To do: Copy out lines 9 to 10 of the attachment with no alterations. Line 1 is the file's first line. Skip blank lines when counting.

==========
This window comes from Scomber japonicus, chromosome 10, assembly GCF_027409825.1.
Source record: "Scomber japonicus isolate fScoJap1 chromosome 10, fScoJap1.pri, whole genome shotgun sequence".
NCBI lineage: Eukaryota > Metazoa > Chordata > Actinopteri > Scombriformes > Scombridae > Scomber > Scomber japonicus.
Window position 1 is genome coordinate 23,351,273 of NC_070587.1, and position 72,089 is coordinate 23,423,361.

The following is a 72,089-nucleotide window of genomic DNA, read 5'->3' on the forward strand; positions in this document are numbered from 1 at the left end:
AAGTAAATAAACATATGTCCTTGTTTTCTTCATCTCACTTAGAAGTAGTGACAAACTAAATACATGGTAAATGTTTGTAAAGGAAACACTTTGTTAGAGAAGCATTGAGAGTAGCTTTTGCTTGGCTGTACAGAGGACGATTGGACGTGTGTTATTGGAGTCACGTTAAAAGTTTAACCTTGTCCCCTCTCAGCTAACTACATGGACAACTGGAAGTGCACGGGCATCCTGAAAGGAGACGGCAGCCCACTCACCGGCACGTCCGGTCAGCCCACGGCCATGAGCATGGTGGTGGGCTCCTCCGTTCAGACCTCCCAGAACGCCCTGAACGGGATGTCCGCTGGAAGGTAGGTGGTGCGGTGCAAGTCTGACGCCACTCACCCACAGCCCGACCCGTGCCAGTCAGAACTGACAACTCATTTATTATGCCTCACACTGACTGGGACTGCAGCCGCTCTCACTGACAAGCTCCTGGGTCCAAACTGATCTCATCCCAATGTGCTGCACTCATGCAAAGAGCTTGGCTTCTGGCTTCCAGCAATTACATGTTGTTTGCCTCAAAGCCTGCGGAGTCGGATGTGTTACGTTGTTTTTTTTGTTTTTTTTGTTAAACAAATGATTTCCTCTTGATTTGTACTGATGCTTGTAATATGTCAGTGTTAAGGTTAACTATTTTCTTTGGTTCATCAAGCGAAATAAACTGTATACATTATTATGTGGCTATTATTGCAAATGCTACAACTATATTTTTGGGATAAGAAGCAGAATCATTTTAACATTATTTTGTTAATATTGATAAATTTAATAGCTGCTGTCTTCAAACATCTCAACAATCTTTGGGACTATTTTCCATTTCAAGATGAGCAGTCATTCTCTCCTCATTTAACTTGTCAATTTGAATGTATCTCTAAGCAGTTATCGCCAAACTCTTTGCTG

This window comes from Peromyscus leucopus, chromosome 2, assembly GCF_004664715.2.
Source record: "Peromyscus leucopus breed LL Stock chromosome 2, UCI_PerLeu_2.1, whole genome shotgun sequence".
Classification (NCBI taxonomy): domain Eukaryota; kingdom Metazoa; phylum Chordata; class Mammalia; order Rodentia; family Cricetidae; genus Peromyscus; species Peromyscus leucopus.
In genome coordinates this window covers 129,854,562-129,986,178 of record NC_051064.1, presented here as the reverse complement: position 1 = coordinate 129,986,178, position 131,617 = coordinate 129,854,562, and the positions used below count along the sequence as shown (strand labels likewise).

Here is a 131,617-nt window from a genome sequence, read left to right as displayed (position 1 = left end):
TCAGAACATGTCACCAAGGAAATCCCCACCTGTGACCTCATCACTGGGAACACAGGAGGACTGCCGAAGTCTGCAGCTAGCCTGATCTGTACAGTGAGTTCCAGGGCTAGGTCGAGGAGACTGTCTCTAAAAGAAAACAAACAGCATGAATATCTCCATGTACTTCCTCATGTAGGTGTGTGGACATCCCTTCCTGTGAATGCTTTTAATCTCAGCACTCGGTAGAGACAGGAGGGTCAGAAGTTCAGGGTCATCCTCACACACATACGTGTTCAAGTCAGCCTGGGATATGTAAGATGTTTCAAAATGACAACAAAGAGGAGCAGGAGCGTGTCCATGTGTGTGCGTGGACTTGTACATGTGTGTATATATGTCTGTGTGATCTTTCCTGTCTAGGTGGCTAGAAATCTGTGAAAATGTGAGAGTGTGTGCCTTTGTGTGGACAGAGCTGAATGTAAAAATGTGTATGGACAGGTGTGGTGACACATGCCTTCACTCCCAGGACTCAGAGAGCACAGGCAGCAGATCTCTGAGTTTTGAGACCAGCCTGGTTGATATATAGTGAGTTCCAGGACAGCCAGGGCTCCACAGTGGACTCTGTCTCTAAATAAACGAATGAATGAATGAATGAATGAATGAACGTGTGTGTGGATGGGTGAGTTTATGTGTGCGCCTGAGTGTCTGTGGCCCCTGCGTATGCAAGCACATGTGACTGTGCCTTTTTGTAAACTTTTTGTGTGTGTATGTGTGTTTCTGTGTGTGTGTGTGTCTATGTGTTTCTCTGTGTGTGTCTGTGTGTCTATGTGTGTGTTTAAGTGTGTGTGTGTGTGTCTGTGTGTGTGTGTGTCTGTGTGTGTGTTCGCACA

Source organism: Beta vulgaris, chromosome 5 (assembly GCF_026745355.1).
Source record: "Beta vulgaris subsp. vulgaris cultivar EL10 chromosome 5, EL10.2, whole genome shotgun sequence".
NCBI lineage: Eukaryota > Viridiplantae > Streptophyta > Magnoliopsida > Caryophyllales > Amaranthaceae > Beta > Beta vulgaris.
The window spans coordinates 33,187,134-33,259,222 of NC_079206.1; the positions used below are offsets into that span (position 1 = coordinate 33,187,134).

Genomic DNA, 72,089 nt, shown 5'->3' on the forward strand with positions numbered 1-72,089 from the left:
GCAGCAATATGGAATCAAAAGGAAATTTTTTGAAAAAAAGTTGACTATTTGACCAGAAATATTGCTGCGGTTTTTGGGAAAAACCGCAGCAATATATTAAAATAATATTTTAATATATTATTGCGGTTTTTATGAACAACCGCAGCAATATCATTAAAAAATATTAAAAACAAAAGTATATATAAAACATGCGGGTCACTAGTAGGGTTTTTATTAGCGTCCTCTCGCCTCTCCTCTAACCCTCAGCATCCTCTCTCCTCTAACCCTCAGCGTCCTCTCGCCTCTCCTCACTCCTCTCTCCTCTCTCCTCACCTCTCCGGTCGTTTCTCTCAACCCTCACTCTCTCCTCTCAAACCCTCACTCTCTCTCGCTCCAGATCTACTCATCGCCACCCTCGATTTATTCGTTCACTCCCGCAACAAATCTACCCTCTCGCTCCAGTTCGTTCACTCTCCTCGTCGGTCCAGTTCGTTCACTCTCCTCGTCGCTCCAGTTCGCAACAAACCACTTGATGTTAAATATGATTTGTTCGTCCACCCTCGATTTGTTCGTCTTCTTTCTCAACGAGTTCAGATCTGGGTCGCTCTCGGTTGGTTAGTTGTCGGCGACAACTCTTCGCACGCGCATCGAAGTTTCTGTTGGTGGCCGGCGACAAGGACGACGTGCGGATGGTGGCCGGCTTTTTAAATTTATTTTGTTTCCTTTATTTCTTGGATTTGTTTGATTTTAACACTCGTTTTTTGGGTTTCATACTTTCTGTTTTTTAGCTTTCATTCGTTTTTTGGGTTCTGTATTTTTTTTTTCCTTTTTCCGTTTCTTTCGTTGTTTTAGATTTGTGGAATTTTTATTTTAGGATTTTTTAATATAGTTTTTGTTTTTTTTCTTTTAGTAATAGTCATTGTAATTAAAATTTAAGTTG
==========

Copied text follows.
Classification (NCBI taxonomy): domain Eukaryota; kingdom Metazoa; phylum Chordata; class Mammalia; order Rodentia; family Cricetidae; genus Peromyscus; species Peromyscus leucopus.
In genome coordinates this window covers 129,854,562-129,986,178 of record NC_051064.1, presented here as the reverse complement: position 1 = coordinate 129,986,178, position 131,617 = coordinate 129,854,562, and the positions used below count along the sequence as shown (strand labels likewise).